During the war, diplomatic efforts by the Madison administration to cobble out a good peace treaty that also benefited America were underwhelming. The Treaty of Ghent, for the most part, did nothing. Boundaries were unchanged. Madison’s main reason for going to war, ending British impressment of American sailors and the protection of other maritime rights, were ignored in the treaty. Madison initially demanded these rights and well as territorial acquisitions in Canada. He got none of these. However, the British ended the practice of impressment on their own, as the final defeat of Napoleon at Waterloo made impressment unnecessary. America never invaded Canada again. American and Great Britain were never at war with each other again.

Madison also had a major diplomatic opportunity outside of the war with Great Britain. Madison continued Jefferson’s policy of attempting to acquire Spanish Florida. Here, Madison lost control of the situation. Floridians in the West declared independence from Spain and requested that Madison defend them from Spanish retaliation. Madison did not act, but the governor of the Mississippi Territory did without seeking Madison’s approval. Despite this autonomous reaction, Madison took advantage of the situation by proclaiming West Florida as part of the United States. Madison later failed in an attempt to stir up unrest in East Florida against the Spanish government in order to take the larger eastern portion of Florida.

Overall, Madison’s score for foreign diplomacy is less than average. However, by taking on the world’s leading power diplomatically and militarily without suffering a certified defeat helped position the US as a diplomatic and military force worthy of respect among the European major powers. For this, his grade is at least elevated to where I place it.

Peace, Defense, and Warfare: 8/20

The bulk of Madison’s presidential legacy hinges around the War of 1812. Jefferson’s embargo, which had expired, as well as the before mentioned Macon Bill No. 2 had already set the seeds for an upcoming war. America was no friend to the major European powers.

Madison had cause for war. The seizing of US ships, British impressment of US sailors, British involvement in encouraging American Indian raids on settlers, and British interference in American trade, as well as America’s own desire for expansion were all justifiable reasons for the War of 1812.

The War Hawks in Congress, such as Henry Clay and John C. Calhoun expected the British to be too involved in fighting Napoleon to be of any real threat. This was a miscalculation. While Britain’s primary battle was against Napoleon in Europe, Britain’s secondary squad of military and naval forces proved to be much tougher than Clay, Calhoun, or Madison anticipated.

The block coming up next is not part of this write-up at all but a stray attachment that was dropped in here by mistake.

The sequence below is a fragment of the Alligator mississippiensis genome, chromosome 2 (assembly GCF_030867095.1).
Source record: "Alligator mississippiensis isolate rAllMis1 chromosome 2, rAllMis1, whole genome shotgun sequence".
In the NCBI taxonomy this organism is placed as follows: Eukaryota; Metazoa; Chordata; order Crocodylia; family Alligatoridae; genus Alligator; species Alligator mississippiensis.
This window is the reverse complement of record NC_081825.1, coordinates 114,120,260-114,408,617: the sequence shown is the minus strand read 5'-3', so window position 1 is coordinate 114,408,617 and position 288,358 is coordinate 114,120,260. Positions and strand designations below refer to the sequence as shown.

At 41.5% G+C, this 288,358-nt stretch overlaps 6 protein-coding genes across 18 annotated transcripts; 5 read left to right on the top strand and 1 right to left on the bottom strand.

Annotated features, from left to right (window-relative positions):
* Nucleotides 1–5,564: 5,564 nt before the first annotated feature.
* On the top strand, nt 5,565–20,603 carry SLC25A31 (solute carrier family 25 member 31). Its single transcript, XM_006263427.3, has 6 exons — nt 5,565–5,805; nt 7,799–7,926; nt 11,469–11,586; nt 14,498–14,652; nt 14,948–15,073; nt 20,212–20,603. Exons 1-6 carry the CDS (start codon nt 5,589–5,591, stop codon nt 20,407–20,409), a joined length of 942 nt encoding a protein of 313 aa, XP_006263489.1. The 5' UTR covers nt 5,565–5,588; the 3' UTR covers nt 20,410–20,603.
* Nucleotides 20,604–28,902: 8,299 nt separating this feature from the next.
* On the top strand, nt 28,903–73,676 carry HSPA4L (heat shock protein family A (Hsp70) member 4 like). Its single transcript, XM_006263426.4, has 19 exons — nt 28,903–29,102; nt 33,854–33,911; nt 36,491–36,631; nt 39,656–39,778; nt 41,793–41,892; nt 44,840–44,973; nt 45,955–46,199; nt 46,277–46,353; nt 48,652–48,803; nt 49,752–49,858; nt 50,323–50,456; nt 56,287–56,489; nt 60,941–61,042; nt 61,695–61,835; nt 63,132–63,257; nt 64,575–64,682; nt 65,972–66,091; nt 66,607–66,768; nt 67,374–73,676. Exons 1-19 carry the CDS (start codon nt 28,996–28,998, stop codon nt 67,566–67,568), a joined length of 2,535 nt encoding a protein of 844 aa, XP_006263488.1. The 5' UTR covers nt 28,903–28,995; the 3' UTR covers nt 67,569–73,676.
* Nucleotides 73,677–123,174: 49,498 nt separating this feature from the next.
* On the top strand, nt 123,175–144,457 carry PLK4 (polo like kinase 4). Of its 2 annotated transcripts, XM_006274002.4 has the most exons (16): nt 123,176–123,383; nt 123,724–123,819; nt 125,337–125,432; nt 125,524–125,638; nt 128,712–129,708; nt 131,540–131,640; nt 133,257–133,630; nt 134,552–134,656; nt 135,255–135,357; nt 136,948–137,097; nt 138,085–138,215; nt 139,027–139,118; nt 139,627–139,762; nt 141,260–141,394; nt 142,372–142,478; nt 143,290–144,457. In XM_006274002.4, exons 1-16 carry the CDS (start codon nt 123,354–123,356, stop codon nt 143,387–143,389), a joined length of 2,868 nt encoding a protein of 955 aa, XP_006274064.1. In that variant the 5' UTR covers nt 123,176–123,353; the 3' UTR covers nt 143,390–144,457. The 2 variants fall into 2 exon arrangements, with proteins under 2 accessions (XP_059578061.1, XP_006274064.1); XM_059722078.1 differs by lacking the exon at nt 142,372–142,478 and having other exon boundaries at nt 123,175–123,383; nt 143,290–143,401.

The War Hawks hoped to use the war as a means to expand west into Native American land, using the alliance between some of the tribes and the British as a cause for taking the land. Additionally, America could also expand North into British Canada and take what could have been part of America during the Revolutionary War if the Battle of Quebec had been successful during that war. One of the issues was whether or not Canada should only be used as a bargaining chip to gain maritime rights in the event of its capture.

Overall, the country was divided on the war. Jefferson’s embargo had crippled the New England economy, which required a steady flow of trade, especially with Britain. Thus, New England and other coastal trade cities disapproved of a new war. The South and interior of the country contained most of the Warhawks since they were mostly self-sustaining. However, some voters in coastal cities were enraged by years of impressment and other violation of maritime rights, despite benefiting from British trade.

While Madison could have prevented war with Britain, he went through Congress for our first formal declaration for a major war. Once approved, Madison had to rebuild the military that he and Jefferson had dismantled during the previous administration.

Madison’s time as commander in chief was rather lopsided. His military failed in its attempt to capture Canada, it saw Detroit’s surrender, and Washington DC’s capture and burning.  Additionally, the British blockade was killing American trade. However, it did see enough successes late in the war to reach a stalemate.

The American Navy scored many victories against the legendary British Navy; albeit not against their best admirals. It had repulsed British attempts to capture Baltimore and New York. Lastly, as an agreed peace treaty was being sent to America, Andrew Jackson scored his great superfluous victory against the British, which became a major morale builder and was central into reframing the war as a victory when it was actually more of a draw.